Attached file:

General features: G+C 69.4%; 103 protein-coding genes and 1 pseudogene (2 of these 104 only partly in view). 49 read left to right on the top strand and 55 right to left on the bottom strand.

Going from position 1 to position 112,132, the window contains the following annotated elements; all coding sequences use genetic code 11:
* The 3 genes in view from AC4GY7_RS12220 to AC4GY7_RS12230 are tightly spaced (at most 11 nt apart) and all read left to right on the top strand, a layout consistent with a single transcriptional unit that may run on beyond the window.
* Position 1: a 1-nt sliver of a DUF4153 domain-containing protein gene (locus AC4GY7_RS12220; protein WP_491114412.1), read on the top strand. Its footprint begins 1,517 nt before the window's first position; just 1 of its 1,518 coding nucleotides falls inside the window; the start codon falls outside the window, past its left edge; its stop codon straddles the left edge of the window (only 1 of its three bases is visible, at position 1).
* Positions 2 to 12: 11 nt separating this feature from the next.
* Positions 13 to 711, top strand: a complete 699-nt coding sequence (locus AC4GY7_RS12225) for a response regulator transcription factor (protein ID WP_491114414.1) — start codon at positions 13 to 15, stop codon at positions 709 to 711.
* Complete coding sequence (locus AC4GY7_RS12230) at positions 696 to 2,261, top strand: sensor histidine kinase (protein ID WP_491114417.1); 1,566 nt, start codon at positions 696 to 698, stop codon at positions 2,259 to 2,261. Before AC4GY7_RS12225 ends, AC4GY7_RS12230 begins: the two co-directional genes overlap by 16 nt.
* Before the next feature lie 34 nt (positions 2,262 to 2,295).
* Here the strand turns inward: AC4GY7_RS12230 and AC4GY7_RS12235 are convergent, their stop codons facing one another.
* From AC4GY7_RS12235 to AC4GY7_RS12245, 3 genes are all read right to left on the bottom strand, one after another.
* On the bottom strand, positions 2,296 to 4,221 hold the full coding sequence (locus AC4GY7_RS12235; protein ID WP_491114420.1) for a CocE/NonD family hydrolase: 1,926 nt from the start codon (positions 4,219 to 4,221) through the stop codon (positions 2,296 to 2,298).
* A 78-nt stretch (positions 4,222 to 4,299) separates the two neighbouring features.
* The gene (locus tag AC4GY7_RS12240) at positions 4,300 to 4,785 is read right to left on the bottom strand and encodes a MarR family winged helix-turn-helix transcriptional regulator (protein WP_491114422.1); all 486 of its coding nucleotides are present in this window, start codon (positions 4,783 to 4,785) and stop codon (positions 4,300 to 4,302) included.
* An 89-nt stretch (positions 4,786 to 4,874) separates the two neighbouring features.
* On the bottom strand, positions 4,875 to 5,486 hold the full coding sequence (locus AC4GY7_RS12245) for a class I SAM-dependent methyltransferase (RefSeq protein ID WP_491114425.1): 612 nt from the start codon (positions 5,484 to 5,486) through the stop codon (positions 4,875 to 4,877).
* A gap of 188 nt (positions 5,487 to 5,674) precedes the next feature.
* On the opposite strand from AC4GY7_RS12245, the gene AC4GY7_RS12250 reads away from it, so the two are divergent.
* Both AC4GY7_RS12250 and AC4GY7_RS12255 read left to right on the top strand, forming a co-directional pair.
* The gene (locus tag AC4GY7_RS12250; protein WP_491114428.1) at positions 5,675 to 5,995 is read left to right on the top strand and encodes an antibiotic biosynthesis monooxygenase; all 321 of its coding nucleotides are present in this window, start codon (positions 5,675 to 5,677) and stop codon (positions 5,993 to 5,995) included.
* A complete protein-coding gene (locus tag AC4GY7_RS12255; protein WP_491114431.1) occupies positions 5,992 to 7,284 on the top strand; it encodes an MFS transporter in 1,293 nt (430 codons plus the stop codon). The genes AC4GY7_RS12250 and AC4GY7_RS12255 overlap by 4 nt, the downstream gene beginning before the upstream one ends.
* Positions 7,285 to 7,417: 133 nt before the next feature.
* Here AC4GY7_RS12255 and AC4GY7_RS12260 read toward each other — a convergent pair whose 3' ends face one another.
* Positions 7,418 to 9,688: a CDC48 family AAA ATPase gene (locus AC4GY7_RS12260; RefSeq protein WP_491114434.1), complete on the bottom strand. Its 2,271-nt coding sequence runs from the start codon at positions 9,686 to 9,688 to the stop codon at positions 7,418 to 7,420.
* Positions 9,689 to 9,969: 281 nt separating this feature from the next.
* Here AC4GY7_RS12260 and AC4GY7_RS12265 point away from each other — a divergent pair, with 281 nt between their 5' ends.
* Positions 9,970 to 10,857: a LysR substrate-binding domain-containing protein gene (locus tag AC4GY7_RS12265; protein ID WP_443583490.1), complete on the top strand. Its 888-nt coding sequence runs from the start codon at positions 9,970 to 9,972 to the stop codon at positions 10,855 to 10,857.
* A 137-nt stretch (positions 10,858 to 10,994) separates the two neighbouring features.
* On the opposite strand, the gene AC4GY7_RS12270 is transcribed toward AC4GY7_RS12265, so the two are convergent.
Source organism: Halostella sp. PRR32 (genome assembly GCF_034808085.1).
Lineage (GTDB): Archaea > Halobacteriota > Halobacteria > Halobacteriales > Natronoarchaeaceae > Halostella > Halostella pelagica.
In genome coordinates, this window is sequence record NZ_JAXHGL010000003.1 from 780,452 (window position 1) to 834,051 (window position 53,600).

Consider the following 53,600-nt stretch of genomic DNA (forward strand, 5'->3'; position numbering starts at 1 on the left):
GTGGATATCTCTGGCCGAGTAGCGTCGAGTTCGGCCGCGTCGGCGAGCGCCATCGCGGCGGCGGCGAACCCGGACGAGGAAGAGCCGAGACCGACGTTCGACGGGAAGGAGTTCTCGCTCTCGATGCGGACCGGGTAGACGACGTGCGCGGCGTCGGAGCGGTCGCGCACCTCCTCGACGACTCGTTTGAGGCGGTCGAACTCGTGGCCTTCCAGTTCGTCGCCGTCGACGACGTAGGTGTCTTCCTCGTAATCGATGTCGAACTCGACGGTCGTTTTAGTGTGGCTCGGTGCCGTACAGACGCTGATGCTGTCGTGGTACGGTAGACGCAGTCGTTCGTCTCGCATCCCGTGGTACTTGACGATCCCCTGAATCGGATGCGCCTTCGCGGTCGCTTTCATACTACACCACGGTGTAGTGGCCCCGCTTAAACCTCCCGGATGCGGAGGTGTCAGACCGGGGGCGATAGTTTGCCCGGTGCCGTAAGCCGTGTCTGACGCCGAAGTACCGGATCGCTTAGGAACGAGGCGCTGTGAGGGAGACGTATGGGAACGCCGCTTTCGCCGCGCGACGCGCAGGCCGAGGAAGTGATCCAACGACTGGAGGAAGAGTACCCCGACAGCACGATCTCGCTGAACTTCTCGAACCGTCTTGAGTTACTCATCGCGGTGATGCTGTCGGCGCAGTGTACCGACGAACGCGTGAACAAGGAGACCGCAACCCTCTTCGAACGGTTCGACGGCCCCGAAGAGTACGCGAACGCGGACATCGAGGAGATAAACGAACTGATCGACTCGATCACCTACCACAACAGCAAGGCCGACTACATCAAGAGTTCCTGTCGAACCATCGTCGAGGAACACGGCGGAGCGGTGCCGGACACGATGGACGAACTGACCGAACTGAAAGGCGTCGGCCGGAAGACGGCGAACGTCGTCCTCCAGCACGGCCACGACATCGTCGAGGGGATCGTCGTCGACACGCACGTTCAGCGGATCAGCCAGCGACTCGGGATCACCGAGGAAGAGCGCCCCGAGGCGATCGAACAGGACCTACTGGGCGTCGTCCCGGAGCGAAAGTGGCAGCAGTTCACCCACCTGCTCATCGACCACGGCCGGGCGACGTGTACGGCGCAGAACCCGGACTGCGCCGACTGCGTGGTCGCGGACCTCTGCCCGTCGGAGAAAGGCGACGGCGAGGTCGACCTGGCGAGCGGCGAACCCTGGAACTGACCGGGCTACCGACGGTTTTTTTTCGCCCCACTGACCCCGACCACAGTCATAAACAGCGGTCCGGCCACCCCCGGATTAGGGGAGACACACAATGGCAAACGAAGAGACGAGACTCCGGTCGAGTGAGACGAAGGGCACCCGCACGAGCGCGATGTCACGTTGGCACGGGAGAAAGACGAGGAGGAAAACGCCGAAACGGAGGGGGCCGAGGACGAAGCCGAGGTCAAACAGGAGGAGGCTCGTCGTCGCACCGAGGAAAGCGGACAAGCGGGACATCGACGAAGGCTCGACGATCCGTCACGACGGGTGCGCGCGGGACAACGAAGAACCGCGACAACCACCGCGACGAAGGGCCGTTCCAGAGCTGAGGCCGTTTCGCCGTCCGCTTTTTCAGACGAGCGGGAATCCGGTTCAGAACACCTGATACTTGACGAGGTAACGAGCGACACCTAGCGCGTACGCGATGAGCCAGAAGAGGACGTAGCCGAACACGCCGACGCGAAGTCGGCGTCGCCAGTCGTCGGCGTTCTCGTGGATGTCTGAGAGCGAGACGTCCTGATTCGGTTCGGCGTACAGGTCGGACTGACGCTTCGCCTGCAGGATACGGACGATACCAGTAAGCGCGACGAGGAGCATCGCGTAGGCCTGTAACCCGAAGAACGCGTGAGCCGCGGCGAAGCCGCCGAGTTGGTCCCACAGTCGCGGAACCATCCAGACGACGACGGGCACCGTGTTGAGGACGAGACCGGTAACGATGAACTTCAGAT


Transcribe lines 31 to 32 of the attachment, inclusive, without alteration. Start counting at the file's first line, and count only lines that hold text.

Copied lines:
In genome coordinates, this window is sequence record NZ_JAXHGL010000003.1 from 780,452 (window position 1) to 834,051 (window position 53,600).

Consider the following 53,600-nt stretch of genomic DNA (forward strand, 5'->3'; position numbering starts at 1 on the left):